Containers are at the forefront of software development creating a revolution in cloud computing. Developers are opting for containerization at an impressive rate due to its efficiency, flexibility and portability. However, as the usage of containers increases, so should the security surrounding it. Just as with ‘container’ ships, the contents of the container must be known, as nobody wants to be carrying unknown goods. Similarly, you would not want this in a virtual sense with a container carrying valuable data assets and applications. With containers comprising of many valuable components it is of the utmost importance that there are no vulnerabilities exposed when developing applications, and risks are mitigated before containers, and their contents, reach the end-user.
Common vulnerabilities in Kubernetes and Docker
Containers have facilitated the workflow of DevOps by bringing development and IT operations closer and accessible at pace via a container registry like Docker Hub. However, safety and security still remain a major challenge as new methods are being discovered and utilised by hackers to access hosts through compromised containers. The isolation between containers and the host operating system is key to stopping attacks becoming widespread, however, this is frequently overlooked as developers sit in silos away from the prying eyes of their security counterparts.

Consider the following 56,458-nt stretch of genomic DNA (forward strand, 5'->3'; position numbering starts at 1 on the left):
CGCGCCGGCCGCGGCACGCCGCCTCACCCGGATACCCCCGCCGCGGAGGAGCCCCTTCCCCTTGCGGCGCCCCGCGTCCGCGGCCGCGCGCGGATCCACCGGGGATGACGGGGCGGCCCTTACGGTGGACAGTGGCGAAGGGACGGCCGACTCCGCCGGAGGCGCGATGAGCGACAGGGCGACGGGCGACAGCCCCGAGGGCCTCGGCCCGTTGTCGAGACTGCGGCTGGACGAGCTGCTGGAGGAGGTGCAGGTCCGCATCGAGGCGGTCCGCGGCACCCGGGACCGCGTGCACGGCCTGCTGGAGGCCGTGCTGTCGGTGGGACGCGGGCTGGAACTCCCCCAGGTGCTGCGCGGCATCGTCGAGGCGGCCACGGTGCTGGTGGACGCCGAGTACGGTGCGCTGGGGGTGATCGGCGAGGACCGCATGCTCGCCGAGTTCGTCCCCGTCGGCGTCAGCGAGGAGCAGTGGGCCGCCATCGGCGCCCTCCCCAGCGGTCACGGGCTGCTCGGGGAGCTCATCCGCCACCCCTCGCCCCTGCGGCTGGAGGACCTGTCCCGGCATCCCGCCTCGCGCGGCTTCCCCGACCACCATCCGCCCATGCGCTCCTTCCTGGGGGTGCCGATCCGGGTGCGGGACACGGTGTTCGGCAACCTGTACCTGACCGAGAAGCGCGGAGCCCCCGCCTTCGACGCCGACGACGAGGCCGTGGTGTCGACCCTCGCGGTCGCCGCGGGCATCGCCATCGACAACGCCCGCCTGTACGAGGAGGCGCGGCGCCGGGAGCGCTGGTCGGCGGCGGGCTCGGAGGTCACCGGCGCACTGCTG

Docker Hub is commonly used by DevOps for finding and sharing container images. It is an extremely useful tool, although it must be treated with caution with sufficient security assessment to be carried out before use because these can be plagued with vulnerabilities. Fortinet and Kromtech recently experienced the consequences of this when security best practice are not taken when using Docker Hub - as they received tainted Docker containers storing downloadable images which mined an estimated $90,000 in cryptocurrency.
Kubernetes is another useful system for container orchestration, however, it is also extremely complex and has a number of vulnerabilities. Privileged escalation is still a very real threat, particularly with multi-user systems designed to allow separate groups of developers to work on independent applications all at the same time. Misconfiguration is a main concern here, as Kubernetes allows pods to communicate through the API, meaning that if one service is compromised, all the services in the network could be exposed. Unfortunately, developers tend to be unfamiliar with network policies and forget to ensure least privilege policies and access controls are in place to reduce network risks.
How to secure containerized apps in agile DevOps
Security leaders must address challenges related to these dynamic cloud environments where conventional security tools have become obsolete. This means that security tools must adapt to support workload protection and configuration assessment in newer architectures when dealing with microservices and container services.
Inspect container images early on in the SDLC